Correction: An earlier version of this story gave the wrong number of Syrian refugees resettled in Nebraska. The story has been corrected.
OMAHA — The rice and chicken were steaming on the stove. The twins chased each other around the apartment and the 2-year-old watched Mickey Mouse on the donated television.
Their mother, Fatema Aljasem, 29, sat at the kitchen table with two women from the local synagogue. Since the Syrian was granted asylum in September, the women had been helping her learn English. She pulled at her hijab and pointed at the words, mouthing ways of conjugating the verb “to go.”
“Shadi goes to school. Ahmad goes to work.”
The one that seemed especially challenging these days, though, was the verb “to be.” How to be calm in the daily chaos of motherhood. How to be comfortable in this new place where the president had just banned refugees like her. How to be an American.
Here in deeply conservative Nebraska, President Trump’s executive order banning refugees and people from seven majority-Muslim nations elicited complicated feelings about the state’s relationship with refugees. Many Nebraskans had supported attempts to keep the country safe but still wanted to show their heart for people fleeing terrorism and war. Their state has taken in more refugees per capita than any other.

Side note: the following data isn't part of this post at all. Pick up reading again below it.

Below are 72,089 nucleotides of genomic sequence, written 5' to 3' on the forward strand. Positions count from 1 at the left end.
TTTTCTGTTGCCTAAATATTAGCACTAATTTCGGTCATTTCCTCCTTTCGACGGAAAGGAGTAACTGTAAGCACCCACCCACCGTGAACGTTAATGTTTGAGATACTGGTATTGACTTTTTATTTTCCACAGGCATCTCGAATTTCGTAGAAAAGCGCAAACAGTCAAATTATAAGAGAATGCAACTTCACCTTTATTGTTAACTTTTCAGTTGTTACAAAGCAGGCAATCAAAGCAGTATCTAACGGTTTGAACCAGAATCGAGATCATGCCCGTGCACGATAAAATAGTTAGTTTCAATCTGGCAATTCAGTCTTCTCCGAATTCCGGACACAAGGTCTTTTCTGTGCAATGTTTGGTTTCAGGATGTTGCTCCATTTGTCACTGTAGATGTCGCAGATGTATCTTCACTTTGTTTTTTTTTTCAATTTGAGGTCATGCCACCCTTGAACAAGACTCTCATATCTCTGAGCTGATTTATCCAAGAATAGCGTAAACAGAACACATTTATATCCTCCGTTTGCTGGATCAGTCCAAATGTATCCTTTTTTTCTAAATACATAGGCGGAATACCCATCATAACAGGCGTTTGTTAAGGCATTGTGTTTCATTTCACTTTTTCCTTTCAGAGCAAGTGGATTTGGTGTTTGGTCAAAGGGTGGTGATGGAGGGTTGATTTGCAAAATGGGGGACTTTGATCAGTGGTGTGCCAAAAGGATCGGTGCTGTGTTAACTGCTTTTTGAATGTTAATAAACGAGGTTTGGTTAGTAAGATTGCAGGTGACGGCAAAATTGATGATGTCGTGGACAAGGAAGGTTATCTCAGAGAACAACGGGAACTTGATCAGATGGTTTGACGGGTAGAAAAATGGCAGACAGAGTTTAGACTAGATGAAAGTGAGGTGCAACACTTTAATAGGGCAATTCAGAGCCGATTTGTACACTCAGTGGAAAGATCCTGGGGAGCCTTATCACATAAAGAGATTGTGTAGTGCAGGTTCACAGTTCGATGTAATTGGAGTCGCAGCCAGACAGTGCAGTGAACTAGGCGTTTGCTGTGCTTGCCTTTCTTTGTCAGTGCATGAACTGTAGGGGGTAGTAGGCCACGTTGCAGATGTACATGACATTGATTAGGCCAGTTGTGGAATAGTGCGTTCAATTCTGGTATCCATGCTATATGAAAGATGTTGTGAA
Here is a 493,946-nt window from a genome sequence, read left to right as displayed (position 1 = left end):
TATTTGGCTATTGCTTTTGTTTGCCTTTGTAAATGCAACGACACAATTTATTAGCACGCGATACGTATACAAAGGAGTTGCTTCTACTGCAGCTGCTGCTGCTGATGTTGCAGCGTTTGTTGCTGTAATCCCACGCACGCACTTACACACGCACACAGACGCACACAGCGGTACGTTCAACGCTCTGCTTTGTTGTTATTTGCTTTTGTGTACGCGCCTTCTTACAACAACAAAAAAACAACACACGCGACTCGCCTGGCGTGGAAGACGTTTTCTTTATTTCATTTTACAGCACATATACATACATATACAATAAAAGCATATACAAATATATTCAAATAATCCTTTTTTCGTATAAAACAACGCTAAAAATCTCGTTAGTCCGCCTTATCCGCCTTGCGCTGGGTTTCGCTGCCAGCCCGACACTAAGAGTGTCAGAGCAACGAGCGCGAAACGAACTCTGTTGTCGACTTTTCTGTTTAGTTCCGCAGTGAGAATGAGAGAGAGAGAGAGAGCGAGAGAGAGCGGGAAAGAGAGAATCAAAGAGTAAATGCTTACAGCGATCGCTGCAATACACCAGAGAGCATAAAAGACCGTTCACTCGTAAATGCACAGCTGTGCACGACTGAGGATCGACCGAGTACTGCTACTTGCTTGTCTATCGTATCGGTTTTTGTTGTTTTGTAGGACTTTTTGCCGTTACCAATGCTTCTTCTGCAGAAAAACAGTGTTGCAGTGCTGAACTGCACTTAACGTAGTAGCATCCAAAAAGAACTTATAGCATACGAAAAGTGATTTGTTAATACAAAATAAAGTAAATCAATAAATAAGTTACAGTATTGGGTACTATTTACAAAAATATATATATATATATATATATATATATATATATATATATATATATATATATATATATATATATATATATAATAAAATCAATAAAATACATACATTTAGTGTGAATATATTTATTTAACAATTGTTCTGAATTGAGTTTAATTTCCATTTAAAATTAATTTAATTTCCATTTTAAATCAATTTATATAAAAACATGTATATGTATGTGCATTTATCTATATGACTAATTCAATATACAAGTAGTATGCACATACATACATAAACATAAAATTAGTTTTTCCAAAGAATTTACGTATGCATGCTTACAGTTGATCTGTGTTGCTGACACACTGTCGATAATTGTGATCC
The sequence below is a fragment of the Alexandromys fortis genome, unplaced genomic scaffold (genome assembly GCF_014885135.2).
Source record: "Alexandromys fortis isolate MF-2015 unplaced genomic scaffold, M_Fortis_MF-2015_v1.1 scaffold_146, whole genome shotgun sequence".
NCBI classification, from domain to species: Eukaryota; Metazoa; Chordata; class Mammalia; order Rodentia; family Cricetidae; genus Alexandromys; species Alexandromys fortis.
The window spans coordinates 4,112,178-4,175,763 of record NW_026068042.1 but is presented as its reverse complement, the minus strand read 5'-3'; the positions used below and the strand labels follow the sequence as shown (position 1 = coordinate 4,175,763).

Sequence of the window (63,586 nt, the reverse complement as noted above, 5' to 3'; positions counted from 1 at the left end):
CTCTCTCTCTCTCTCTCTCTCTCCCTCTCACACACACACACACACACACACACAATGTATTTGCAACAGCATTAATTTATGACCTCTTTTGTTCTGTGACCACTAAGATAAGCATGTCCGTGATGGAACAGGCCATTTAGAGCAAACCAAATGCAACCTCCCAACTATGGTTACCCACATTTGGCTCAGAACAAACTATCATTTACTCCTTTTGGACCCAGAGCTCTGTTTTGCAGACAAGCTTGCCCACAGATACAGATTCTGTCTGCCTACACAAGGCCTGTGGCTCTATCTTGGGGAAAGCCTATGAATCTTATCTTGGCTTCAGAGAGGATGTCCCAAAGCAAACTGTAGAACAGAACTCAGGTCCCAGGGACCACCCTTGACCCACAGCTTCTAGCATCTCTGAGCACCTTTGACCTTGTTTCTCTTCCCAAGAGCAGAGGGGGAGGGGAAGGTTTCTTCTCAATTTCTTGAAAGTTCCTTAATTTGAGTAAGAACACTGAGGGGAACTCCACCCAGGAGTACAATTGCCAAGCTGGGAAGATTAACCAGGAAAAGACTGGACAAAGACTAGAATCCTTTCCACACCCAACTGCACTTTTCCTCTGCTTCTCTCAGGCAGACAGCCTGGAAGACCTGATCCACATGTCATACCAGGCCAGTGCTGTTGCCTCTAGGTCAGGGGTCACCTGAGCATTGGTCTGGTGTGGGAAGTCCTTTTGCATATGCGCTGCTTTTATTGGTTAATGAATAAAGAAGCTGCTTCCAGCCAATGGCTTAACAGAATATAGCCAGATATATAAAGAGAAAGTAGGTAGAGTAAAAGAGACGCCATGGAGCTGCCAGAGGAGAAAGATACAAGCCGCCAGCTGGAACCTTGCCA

During the presidential campaign, Sen. Ben Sasse (R-Neb.) became a prime critic of Trump in large part because of his plan to ban Muslims from entering the United States. When Trump signed the executive order, Sasse criticized it as “too broad.” On Sunday, Sasse criticized Trump again, this time for tweeting about the “so-called judge” who halted the order late Friday.
Gov. Pete Ricketts, a Republican who has supported a ban on Syrians from the moment Trump first pitched it, has also talked about welcoming refugees already here as a source of statewide pride.
Aljasem, who moved with her husband, Ahmad, 30, and their five children, said she felt grateful to arrive before Trump’s ban. She felt guilt for those who hadn’t.
“I tried to call my parents and I didn’t hear from them,” said Aljasem, whose wide eyes began to water when she spoke. “I don’t know where they are. They could be dead.”
She did get in contact with her sister, who was living in a refugee camp in Jordan. They shared dreams of reuniting, but now her sister wanted to know: Is the United States a good place to be?